What is Dependency Injection? — Part 2
This is the second in a series of blog posts that I’m putting together for developers who are beginning to work with Spring. This post attempts to describe the fundamentals of what a dependency is.
In order to understand Dependency Injection (sometimes people call it Inversion of Control), we need to understand what dependencies are. Take a look at the Java code below. You can find the full example at my Spring Beginner Tutorial github repo.
I’ve tried to give the simplest example I could think of. In this example we have three classes, ExampleRunner, ClassDependency, and InterfaceDependency. We’ll get into the differences below. ExampleRunner depends on both ClassDependency and InterfaceDependency. In the run method of the ExampleRunner class above, we instantiate both ClassDependency and InterfaceDependency, and then call methods on both of these classes.
What does it mean when we say one class depends on another class?
The reason is simple. We say that one class depends on another because one class needs to call methods (or get information from, etc) on the class it depends on. In order for it to complete its job, it needs or depends on the other class. Without that class, it can’t carry out the work that it expects to do.
What is coupling?
Often, you’ll hear the term ‘coupling’ used in discussions of class dependencies. When one class uses another, we say that they are ‘coupled’. In other words, where you have dependencies, you have coupling, at least in a very basic form.
Types of Dependencies
Since I’ve now covered the basics, let’s dive into the different types of dependencies.
- Class dependencies
- Interface dependencies
- Method dependencies
- Field dependencies
- Dependency in method
Class dependencies are when one class depends on another class. In the example above, ExampleRunner depends on ClassDependency. ClassDependency is a concrete type — i.e. it’s not an interface.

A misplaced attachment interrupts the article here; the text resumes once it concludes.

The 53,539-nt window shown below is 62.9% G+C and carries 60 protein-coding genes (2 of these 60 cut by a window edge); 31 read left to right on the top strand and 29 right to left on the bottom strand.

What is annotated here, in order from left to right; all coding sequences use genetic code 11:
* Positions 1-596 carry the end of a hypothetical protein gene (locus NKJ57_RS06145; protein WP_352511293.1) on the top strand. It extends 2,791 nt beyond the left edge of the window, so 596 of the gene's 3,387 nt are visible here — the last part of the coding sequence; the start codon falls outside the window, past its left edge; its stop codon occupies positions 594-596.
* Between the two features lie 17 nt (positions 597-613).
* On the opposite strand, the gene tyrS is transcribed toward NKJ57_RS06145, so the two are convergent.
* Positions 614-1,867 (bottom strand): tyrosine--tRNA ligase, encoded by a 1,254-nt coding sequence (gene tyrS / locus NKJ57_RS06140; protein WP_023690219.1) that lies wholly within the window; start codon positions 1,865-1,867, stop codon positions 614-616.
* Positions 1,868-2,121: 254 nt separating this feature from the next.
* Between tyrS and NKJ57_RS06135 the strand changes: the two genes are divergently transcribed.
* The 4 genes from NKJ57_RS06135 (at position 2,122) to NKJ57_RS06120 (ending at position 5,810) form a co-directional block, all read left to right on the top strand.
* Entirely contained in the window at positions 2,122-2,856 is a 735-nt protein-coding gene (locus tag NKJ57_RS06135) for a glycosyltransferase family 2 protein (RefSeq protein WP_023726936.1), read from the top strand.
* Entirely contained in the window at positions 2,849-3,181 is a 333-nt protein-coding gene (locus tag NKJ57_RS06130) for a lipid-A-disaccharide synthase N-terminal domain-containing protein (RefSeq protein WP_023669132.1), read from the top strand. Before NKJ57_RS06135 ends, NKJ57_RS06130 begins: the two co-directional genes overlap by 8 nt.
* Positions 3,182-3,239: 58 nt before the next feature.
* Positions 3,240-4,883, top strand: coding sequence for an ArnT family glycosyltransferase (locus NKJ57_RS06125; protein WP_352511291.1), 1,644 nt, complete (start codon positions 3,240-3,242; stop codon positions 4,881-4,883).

ExampleRunner also depends on InterfaceDependency, which, as its name implies, is an interface dependency. InterfaceDependency is an interface. In this example, there is a somewhat hidden dependency in that since we instantiate InterfaceDependencyImpl, ExampleRunner also depends on this class. Later in the tutorial, we’ll get into how Spring helps us remove that dependency, but for now the thing to focus on is that InterfaceDependency is an interface, and the ExampleRunner class calls methods on it through this interface.
In the example above, ExampleRunner also depends on a field. In this case it’s a field called ‘getField()’ (great name, I know :)). This is called a field dependency in that one class (ExampleRunner in our case) depends on the field of another (getField() on the ClassDependency class). This is what we’ll call a ‘field dependency’.
Dependency in method
Take a look at the dependencyInMethod method. Here, we again depend on ClassDependency. It’s just that, this time, the dependency is contained in a method, not as a field to the ExampleRunner class.
One way to get a feel for the interface or class dependencies a given class has is to look at its import statements. Here you can find the packages or classes that contain the classes that the class you are examining uses. There’s a drawback to this, however, in that you won’t be able to see at a glance which classes the given class uses if those classes exist in the same package (since you don’t need to import classes that exist in the same package as the current class).
In this tutorial I describe what a dependency is, and give examples of the different types of dependencies. Understanding this is fundamental for understanding DependencyInjection and Spring.